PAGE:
Re: [DISCUSS] Concerns about the Arrow Slack channel
The issue with discourse is that you either have to host it or pay for them
to host it
but still +1 for discourse, its a really nice format (I actually +1'ed the
PyTorch forum on this thread too)
On Thu, Jun 21, 2018 at 2:09 PM, Travis Oliphant <travis@xxxxxxxxxxxxx>
> Hi everyone,
> I'll be chiming in from time to time as Anthony Scopatz and I help
> several people from Quansight become more integrated to community
> Arrow development. I'm a fan of Arrow's goals and have similar goals
> for a cousin project called http://xnd.io. I'm eager to find ways to
> collaborate on the compute infrastructure between the two projects, in
> particular, for example.
> Here is my $0.02 on this issue,
> Chat rooms can be a useful mechanism for engaging with new developers.
> However, Slack itself does not really allow for the kind of
> large-scale community participation that Gitter allows for. If you
> have a chat room I recommend Gitter.
> All that said, I would personally favor a discourse
> (https://www.discourse.org/) solution over chat rooms. I've noticed
> several younger folks not really liking the mailing lists and seeking
> out chat rooms first --- the success of pytorch, mxnet communities
> indicate that perhaps they could be encouraged to use something like
> On a related note, could someone help me understand the relationship
> between Github Issues and JIRA issues? Is one preferred? I understand
> that contributions to the code are recommended as PRs on Github. Does
> that mean a branch at Github is considered to be the primary
> repository, or is there another place that code has to go to be
> official? I suspect this is all documented somewhere. I would welcome
> a simple link to the right place to read.
> Thank you,
> Travis Oliphant
> On Thu, Jun 21, 2018 at 3:25 AM, Wes McKinney <wesmckinn@xxxxxxxxx> wrote:
> > hi all,
> > I wanted to bring up some concerns I have about the Slack room hosted
> > at http://apachearrow.slack.com.
> > Corporate communications have changed a lot in recent years with the
> > new wave of IRC-like chat systems such as HipChat and Slack. In many
> > companies, Slack has become a preferred form of communication over
> > e-mail or other asynchronous messaging tools. This trend is negatively
> > impacting Apache Arrow in some ways that I will explain.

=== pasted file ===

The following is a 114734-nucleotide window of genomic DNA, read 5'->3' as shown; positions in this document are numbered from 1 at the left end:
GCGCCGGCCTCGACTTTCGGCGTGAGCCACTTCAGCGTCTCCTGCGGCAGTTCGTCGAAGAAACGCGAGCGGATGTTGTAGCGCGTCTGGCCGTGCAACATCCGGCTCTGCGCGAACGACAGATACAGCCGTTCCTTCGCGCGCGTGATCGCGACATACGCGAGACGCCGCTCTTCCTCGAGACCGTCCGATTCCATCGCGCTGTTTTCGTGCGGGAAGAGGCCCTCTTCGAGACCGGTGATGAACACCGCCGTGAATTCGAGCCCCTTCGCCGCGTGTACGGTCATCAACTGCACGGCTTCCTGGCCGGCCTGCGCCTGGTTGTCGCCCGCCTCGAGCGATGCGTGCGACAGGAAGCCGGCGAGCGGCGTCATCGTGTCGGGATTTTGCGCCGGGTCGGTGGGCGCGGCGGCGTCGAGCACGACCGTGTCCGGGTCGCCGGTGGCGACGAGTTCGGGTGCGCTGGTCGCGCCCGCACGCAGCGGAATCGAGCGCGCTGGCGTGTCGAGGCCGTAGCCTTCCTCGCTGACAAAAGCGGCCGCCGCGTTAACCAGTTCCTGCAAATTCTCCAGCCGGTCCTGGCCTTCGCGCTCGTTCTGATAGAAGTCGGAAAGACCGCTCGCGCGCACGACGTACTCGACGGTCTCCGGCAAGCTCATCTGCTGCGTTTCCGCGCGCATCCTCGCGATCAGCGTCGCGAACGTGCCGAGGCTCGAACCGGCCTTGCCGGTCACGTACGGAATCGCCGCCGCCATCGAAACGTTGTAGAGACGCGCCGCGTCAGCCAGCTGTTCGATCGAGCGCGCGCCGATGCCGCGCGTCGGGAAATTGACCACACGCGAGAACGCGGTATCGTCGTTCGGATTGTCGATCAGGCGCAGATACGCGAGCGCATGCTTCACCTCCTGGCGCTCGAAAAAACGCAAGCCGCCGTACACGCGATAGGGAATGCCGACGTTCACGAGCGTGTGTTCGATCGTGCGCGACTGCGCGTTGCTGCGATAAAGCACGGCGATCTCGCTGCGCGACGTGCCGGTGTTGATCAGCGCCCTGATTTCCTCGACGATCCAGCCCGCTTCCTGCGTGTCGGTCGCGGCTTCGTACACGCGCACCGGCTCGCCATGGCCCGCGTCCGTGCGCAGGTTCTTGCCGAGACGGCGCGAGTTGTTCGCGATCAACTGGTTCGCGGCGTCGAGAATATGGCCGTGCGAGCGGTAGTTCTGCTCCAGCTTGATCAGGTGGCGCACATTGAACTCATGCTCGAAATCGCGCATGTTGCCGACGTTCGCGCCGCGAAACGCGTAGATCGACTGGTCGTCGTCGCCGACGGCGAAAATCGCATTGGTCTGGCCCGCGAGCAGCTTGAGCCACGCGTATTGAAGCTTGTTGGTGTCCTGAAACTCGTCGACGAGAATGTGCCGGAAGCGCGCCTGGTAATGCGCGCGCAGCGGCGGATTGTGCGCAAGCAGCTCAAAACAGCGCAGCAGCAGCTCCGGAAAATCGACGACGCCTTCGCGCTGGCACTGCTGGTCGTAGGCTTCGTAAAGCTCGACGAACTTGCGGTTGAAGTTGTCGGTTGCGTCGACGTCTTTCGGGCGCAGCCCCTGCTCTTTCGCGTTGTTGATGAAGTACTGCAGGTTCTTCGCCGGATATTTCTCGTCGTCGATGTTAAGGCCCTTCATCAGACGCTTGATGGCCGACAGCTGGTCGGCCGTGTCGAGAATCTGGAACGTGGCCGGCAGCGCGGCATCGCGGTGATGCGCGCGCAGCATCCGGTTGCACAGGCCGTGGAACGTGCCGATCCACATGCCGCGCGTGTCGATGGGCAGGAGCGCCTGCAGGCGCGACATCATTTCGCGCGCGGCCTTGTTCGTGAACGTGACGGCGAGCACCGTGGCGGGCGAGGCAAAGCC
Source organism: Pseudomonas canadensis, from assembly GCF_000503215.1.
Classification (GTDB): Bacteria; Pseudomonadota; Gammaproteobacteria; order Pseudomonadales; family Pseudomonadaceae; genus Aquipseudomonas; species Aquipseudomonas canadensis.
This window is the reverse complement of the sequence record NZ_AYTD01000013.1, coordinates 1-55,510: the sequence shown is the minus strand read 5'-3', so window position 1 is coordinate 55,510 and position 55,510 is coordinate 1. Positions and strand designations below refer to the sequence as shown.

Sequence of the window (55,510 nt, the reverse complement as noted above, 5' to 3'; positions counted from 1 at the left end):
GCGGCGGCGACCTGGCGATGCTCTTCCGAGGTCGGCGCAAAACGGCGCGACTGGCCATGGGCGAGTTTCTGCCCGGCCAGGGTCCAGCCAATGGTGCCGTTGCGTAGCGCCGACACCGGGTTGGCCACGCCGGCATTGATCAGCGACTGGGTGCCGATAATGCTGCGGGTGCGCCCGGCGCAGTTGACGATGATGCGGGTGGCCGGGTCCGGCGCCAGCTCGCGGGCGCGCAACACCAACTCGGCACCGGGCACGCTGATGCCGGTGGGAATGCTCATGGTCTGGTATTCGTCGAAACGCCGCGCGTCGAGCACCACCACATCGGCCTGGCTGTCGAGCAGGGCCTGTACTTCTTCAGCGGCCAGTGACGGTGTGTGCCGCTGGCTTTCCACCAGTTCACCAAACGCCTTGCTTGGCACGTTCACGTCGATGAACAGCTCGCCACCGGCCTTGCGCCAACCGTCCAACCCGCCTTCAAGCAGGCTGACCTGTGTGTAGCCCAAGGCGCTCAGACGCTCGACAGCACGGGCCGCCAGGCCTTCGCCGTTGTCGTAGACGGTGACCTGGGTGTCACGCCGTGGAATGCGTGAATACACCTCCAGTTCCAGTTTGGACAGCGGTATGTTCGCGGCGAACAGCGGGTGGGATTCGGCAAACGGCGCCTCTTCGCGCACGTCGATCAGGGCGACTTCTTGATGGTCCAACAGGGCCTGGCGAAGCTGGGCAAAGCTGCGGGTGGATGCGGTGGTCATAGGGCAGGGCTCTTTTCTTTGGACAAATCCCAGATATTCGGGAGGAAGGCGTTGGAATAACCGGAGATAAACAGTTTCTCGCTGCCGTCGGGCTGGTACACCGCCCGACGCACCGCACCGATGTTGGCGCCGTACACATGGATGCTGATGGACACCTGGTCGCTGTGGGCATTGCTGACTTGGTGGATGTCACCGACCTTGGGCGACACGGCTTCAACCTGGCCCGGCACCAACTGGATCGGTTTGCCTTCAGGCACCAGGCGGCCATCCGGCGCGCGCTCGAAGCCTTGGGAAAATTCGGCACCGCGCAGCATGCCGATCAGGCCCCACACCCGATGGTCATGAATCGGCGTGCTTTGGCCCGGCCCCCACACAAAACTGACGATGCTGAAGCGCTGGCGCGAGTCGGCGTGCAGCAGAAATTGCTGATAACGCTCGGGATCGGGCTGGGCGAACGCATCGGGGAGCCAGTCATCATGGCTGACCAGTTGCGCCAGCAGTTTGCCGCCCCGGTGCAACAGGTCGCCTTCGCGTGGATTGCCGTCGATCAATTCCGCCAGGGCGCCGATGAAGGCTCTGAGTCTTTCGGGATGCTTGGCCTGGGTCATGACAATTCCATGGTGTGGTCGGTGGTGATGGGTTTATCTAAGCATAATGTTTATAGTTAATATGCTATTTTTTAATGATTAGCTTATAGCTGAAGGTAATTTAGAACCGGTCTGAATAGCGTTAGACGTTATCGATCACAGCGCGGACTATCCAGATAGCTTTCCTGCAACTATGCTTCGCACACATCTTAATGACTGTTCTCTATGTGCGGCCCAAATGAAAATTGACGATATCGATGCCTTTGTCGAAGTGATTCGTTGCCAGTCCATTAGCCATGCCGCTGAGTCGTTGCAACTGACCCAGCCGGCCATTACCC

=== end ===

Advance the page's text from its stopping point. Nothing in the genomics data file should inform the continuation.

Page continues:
> > Initially we created the Arrow Slack channel as a means of secondary
> > communication, to facilitate real-time discussions and help build the
> > community. So people, particularly newcomers, are coming to the
> > project and seeing 4 ways to communicate:
> > * dev@ Mailing list
> > * JIRA
> > * GitHub
> > * Slack
> > As a result of broader trends in the world, they are electing to use
> > Slack as their first, primary channel to interact with the project.
> > This is bad for many reasons:
> > * Slack is essentially private. While anyone can join Slack, chats are
> > not archived in any public place, nor are they searchable through
> > internet search portals. I do not think it meets the public
> > communication requirements of Apache projects in general
> > * We've exceeded the message limit for free Slack channels; upgrading
> > to a paid Slack plan for Apache Arrow, with 650+ members, would be
> > very expensive
> > * Only 3 out of the top 20 Arrow contributors (by # of commits) are
> > regularly on the Slack channel. I don't use Slack, for example, and I
> > would rather not be expected to
> > * We are geo-distributed in many time zones; even if we all used
> > Slack, synchronous/real-time chat to discuss the project is frequently
> > impractical
> > Because of the "real-time" nature of IRC-like systems, people's
> > discussions and questions get intermingled, so keeping track of
> > longer-running discussions may be difficult. It's hard to know when
> > someone's question has been answered or whether people have
> > sufficiently discussed a particular topic.
> > Many discussions or questions are by their nature asynchronous, and it
> > may take 24-72 hours or more for Arrow contributors to make a
> > thoughtful reply.
> > As a result of all of this, we are missing opportunities to have
> > deeper discussions, develop the Arrow roadmap, create new JIRAs to
> > capture bug reports or feature requests, and other activities of
> > healthy open source communities. Additionally, the private nature of
> > Slack is causing organizational knowledge (particularly Q&A / FAQs) to
> > essentially be lost. Users with questions won't stumble on answers by
> > searching on Google (as they would with a mailing list or
> > StackOverflow).
> > I don't think Slack is necessarily bad for users in a corporate
> > environment; in many companies it is expected that all people will
> > have the Slack client open at all times. This isn't the case here,
> > though.
> > My strong preference in light of the activity I have been observing on
> > Slack (which I encourage you to explore yourselves) would be to close
> > the channel and direct discussions or questions take place on the
> > mailing list, JIRA, or GitHub (all of which are archived on one or
> > more ASF mailing lists). Since migrating to Gitbox, we have enabled
> > GitHub issues on the repository, which has helped lower the barrier
> > for newcomers, but a large percentage of the time GitHub issues would
> > be better as JIRA issues or e-mails (which is what the GitHub issue
> > template says, alas).
> > Interested to hear the thoughts of others on this.
> > Thanks,
> > Wes